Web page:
Alternatively, if you’re looking for a true getaway, check out Redstone’s Avalanche Ranch. The 36-acre historic property, owned by the Ogilby-Jacober families (they also own Carbondale’s Fatbelly Burgers, which uses the Jacober family’s Crystal River Meats’ grassfed beef and lamb), is located atop a natural hot spring. Overnight guests have full use of the three tiered pools, but day-use passes are also available (note the pools are closed Wednesdays for cleaning).

Recently, I opted … Read More

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The Hanson's home on Jack Rabbit Hill. Photograph: Peak Spirits

JACK RABBIT HILL FARM GETS CRAFTY WITH NEW SMALL-BATCH HARD CIDERS

The Hanson’s home at Jack Rabbit Hill Farm. Photograph: JRHF

Story by Laurel Miller

It’s a damp, dismal, late October day in Hotchkiss, but that doesn’t alter the fact that Jack Rabbit Hill Farm—the 70-acre biodynamic (BD) vineyard and distillery owned by Lance and Anna Hanson—is stunning. Their wood-and-rock house-cum-tasting room (a new, dedicated tasting room above the distillery will open around Thanksgiving) is perched overlooking the grapevines and neighboring fruit orchards. I approach the front door, where farm dog Luna and a plump Plymouth Rock chicken stand guard, seeking shelter from the rain.

Lance shows me inside, where we discuss hard ciders made with apples and pears—the newest products from the farm. The Hanson’s have already made a national name for themselves with their CapRock Organic Eaux de Vie (brandies), Gin, and Vodka, made with wine grapes.

The gin is also made from crushed apples. Photograph: JRHF

In July, the Jack Rabbit Hill team released their first cider under the New Avalon brand name, made with Jonathan, Braeburn, and Winesap apples from nearby Ela Family Farms. I first tried the cider at Sustainable Settings’ annual Harvest Festival, and was immediately intrigued by its crisp, faintly Read More

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Oogie McGure and friend. Photograph: Desert Weyr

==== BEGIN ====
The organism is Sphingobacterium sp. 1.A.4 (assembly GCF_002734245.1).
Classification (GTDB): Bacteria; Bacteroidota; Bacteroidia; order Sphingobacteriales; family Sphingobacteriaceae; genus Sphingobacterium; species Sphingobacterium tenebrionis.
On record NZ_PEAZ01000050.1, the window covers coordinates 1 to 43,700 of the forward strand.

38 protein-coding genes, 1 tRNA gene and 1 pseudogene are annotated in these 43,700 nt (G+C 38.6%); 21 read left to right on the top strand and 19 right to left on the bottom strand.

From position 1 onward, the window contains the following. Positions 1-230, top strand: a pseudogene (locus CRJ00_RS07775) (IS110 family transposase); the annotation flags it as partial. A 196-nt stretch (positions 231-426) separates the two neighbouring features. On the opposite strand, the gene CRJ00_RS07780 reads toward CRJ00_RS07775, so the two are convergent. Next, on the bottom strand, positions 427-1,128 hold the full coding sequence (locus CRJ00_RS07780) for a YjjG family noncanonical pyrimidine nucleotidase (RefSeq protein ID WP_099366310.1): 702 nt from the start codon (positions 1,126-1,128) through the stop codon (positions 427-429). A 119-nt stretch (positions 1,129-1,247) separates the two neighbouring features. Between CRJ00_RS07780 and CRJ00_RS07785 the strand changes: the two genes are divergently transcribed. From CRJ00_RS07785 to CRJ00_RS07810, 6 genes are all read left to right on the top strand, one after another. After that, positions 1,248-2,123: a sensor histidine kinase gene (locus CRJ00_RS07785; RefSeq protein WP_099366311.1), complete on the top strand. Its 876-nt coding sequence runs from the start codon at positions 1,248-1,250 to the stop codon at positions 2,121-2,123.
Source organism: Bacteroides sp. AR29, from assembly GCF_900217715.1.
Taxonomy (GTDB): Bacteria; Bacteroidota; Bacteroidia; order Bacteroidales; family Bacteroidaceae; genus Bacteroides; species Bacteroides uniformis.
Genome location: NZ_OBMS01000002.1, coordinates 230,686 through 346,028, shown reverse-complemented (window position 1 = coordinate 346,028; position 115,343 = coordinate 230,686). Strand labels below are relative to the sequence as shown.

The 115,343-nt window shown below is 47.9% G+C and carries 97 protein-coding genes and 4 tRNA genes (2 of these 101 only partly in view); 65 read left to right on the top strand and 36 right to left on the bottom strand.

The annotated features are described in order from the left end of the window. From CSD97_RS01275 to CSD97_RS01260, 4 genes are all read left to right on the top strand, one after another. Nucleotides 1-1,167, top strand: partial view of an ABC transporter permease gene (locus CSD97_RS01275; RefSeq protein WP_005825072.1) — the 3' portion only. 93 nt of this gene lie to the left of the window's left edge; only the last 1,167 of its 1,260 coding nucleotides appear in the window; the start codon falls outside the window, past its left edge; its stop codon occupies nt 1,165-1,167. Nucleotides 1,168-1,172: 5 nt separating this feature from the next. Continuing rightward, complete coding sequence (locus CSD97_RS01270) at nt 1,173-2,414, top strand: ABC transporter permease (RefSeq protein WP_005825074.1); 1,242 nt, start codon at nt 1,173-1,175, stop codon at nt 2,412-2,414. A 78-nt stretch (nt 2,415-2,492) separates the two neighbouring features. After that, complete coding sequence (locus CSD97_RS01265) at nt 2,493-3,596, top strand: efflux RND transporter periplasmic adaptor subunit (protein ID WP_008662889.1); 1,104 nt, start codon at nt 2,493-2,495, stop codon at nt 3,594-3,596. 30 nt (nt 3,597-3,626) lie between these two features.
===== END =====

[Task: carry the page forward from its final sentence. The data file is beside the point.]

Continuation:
“MUCH ADO ABOUT MUTTON” AT DESERT WEYR

Oogie McGure and friend. Photograph: Desert Weyr

Story by Laurel Miller

“I wanted a medieval Welsh cloak,” confesses Eugenie “Oogie” McGuire, as we stroll amongst the turn-of-the-century apple orchards dotting Desert Weyr, her Paonia sheep ranch. McGuire’s pursuit of an esoteric article of clothing turned into a full-blown career raising heritage breed Black Welsh Mountain Sheep. A second-generation sheep rancher (an important—and oft-overlooked part of Colorado’s agricultural heritage), McGuire looks the part with her floppy sun hat and crook. She grew up on the property on Garvin Mesa, and after retiring from the tech industry, returned—literally—to her roots.

McGuire raised Corridale sheep as a kid in 4-H (“I inherited my mother’s flock.”), but it wasn’t until she and her husband, Ken—himself a retired hardware engineer—inherited the farm in 1998 that they returned to Paonia; prior, they’d been raising CMK Arabian horses in Southern California. Today, however, the McGuire’s are one of the nation’s preeminent breeders of Black Welsh sheep (there are less than 10,000 left worldwide; only 1,500 are in North America). Their flock currently numbers 169, with 22 rams.  “We primarily use live cover breeding but we are a research flock for the USDA in sheep reproduction … Read More

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Photograph: Ryan Bonneau

EDIBLE ASPEN’S GUIDE TO DOING TELLURIDE BLUES & BREWS

Photograph: Ryan Bonneau

Story and recipe by Laurel Miller

September 17 kicks off the 22nd annual Telluride Blues & Brews Festival. As a former resident of the place I affectionately call the little drinking town with a big ski problem, I’ve been to all of Telluride’s many festivals and Blues & Brews is my hands-down favorite. There aren’t many places where you can hear world-class artists—past line-ups have included Willy Nelson, The Black Crowes, The Flaming Lips, The Violent Femmes, and late greats B.B. King, Lou Reed, and Joe Cocker—playing in a box canyon at nearly 9,000 feet.

Combined with the blaze of fall colors on the surrounding peaks, 170 styles of beer from 56 micro- and craft breweries from the Western states, small-venue shows at the Late Night Juke Joints, Cajun flavor, and an always-great crowd, it makes for a memorable weekend.

This year, headliners ZZ Top, Sharon Jones and the Dap-Kings, and Gregg Allman will be joined by the likes of Anders Osborne, The Revivalists and Rich Robinson. There’s no bad way to do Blues & Brews, but it would be a mistake to rely only upon the festival vendors for nourishment. Telluride’s food scene Read More